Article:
IDC study points to big benefits from software piracy reduction

The results were released by the Business Software Alliance, a software piracy foe

A 10-point drop in the estimated 35% global software piracy rate would create 2.4 million jobs and $400 billion in economic growth over four years, according to a study released today by a software trade group that has fought software piracy for years.

Countries such as China and Russia, with piracy rates hovering around 90%, would receive huge economic benefits from reducing the unauthorized use of software, said the Business Software Alliance (BSA). China could triple its IT economy and create 1.8 million new IT jobs in four years, with a 10-point drop in its estimated piracy rate, said the study, which was conducted by IT industry analysis firm IDC .

U.S. software vendors would benefit from piracy reductions in the rest of the world, said Robert Holleyman, the BSA's president and CEO. But every $1 spent on software in a country generates more money for software services and channel partners such as retailers and resellers, and most businesses providing those services or selling in the channel are local, he said. "The majority of those benefits remain in-country," Holleyman said.

The study, which looked at the benefits of reducing piracy in 70 countries, is a slight change in focus from previous BSA/IDC studies. In the past, their studies have focused on the costs of piracy, with one such report released in May saying losses from piracy totaled $33 billion in 2004 and $29 billion in 2003.

Representatives of the Russian and Chinese embassies in Washington weren't immediately available for comment. However, earlier this year, the Chinese government committed to ending the use of unauthorized software by government agencies by the end of this year, and in May, embassy spokesman Chu Maoming said the Chinese government had investigated more than 9,000 cases of intellectual property rights (IPR) infringement in 2004.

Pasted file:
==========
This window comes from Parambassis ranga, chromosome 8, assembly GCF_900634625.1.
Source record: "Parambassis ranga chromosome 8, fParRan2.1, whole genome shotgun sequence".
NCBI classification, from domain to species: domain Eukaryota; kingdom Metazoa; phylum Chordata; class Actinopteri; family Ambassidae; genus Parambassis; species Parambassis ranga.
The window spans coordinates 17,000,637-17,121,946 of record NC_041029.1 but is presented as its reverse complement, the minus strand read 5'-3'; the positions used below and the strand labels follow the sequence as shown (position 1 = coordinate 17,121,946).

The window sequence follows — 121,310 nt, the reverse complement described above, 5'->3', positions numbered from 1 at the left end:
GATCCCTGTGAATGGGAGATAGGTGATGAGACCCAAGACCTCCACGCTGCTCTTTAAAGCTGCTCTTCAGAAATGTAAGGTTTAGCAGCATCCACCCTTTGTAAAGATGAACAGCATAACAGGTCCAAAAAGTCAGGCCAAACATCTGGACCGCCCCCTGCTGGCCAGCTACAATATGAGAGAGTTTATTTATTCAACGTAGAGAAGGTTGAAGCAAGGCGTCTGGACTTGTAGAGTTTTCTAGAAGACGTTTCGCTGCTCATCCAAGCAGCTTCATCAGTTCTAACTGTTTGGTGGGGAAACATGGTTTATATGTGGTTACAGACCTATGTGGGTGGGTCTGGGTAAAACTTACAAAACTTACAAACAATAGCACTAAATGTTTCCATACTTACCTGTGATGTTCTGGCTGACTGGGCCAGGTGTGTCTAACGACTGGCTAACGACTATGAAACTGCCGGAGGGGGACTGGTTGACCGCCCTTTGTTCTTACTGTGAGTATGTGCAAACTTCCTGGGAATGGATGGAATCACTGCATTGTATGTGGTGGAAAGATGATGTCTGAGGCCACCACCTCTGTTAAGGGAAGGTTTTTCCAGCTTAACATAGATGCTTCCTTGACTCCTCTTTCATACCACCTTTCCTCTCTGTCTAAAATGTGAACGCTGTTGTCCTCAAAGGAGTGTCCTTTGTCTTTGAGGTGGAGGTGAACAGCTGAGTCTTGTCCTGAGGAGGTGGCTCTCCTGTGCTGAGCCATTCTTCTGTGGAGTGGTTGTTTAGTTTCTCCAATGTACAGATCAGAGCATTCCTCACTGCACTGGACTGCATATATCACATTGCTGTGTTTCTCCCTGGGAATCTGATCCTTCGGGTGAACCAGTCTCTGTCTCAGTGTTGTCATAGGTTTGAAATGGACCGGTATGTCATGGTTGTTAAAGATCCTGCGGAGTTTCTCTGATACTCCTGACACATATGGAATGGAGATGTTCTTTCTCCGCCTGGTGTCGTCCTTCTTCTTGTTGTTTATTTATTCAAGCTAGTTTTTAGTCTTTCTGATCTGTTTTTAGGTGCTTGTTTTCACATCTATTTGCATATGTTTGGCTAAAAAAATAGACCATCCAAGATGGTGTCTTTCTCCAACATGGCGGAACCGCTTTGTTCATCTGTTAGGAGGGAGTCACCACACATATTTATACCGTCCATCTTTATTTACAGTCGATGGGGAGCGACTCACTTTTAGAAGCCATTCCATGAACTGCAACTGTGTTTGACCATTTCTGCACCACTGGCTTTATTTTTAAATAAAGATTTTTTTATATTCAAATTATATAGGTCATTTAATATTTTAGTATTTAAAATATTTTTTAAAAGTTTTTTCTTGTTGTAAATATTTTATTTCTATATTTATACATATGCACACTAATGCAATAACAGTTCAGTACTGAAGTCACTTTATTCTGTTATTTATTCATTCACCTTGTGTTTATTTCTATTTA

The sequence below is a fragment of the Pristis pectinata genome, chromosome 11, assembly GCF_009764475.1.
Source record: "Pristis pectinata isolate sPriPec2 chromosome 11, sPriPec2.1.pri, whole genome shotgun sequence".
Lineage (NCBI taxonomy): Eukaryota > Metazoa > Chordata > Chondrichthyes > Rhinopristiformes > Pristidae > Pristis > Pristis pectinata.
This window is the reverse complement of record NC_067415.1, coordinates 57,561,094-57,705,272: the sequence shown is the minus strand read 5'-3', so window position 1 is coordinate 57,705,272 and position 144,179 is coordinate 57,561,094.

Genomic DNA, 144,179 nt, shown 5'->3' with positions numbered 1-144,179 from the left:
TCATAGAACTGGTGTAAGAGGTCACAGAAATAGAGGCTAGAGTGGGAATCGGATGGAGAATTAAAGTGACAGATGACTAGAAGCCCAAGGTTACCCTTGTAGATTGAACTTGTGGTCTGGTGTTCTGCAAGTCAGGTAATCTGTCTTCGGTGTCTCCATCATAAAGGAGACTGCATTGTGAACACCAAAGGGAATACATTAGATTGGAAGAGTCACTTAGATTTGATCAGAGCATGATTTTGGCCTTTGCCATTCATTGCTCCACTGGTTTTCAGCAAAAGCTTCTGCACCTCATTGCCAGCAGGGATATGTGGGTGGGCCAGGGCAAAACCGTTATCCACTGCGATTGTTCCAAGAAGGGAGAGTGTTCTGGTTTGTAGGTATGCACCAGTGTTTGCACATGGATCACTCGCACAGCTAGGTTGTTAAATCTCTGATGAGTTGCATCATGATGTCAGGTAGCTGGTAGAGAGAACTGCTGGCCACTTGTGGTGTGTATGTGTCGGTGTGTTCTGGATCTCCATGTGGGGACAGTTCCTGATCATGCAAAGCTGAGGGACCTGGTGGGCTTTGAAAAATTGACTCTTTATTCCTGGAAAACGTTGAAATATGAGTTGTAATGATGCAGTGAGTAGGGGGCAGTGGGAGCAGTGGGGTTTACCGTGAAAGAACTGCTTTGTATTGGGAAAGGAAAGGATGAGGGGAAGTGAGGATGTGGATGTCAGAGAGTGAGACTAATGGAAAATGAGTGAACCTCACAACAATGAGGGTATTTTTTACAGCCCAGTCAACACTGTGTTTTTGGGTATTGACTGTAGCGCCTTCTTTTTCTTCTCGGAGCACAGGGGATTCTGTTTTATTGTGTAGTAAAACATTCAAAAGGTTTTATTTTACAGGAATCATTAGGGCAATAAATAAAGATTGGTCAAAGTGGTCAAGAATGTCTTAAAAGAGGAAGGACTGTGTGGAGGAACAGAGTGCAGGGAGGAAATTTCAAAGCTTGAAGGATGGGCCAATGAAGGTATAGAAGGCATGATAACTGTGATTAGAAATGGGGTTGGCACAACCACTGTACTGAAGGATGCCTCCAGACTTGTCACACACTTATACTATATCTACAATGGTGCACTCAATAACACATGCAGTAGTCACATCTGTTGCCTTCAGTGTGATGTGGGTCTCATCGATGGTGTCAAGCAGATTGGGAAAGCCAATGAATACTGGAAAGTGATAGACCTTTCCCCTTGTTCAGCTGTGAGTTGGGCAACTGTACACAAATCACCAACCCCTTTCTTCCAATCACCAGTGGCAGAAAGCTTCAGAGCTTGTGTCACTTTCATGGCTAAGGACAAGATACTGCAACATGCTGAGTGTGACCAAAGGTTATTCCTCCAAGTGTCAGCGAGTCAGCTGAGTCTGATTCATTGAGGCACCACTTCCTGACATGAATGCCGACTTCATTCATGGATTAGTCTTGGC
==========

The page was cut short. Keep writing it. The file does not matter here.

"China has been doing a lot of work in fighting against IPR violations," Maoming said at the time.

China has not updated the U.S. government on its progress toward ending government software piracy, said Chris Israel, international intellectual property rights enforcement coordinator at the U.S. Department of Commerce. "We believe some progress has been made, but that's a very big goal," Israel said at a BSA news conference. "We have very high expectations that those commitments are met."

There's a "growing recognition" among many government leaders that their economies will benefit from strong intellectual property protections, Israel said. "You simply cannot have a sophisticated knowledge-based economy if you do not protect intellectual property," he said.

Asked if 10-point reductions in the percentage of pirated software are achievable, Holleyman pointed to several past examples in the study, including large percentage drops in Italy and Taiwan after those governments stepped up enforcement. "It's imminently achievable," he said.

Not everyone in the IT industry agrees with studies promoting the effects of piracy reductions. Free software advocate Karsten M. Self, a programmer and network administrator, keeps an old essay critiquing a piracy study from the late '90s on his personal Web site. Self argues piracy could have a number of benefits that are difficult to measure, such as keeping the cost of licensed software down.

"There's the question of whether or not piracy is good or bad, for both the software companies and society," Self wrote. "What we need is a cost-benefit analysis of this situation. . . . Presumably, each pirate copy represents some productivity gain for the person using it. I don't know how to quantify the market-efficiency loss, and I don't know that it goes beyond the real . . . lost revenues of the software company."

Holleyman argued that consumers, as well as businesses and governments, would reap the economic benefits of reduced piracy.

According to the study, a 10-point drop would generate $67 billion in worldwide tax revenues in four years, triple the size of Russia's IT sector from $9.2 billion today to $30 billion in four years, and boost the U.S. economy by $125 billion in four years. The study also said it would add $19 billion to the U.K. economy in four years.

The U.S. has the world's lowest rate of software piracy at 21%, according to the BSA.

Copyright © 2005 IDG Communications, Inc.

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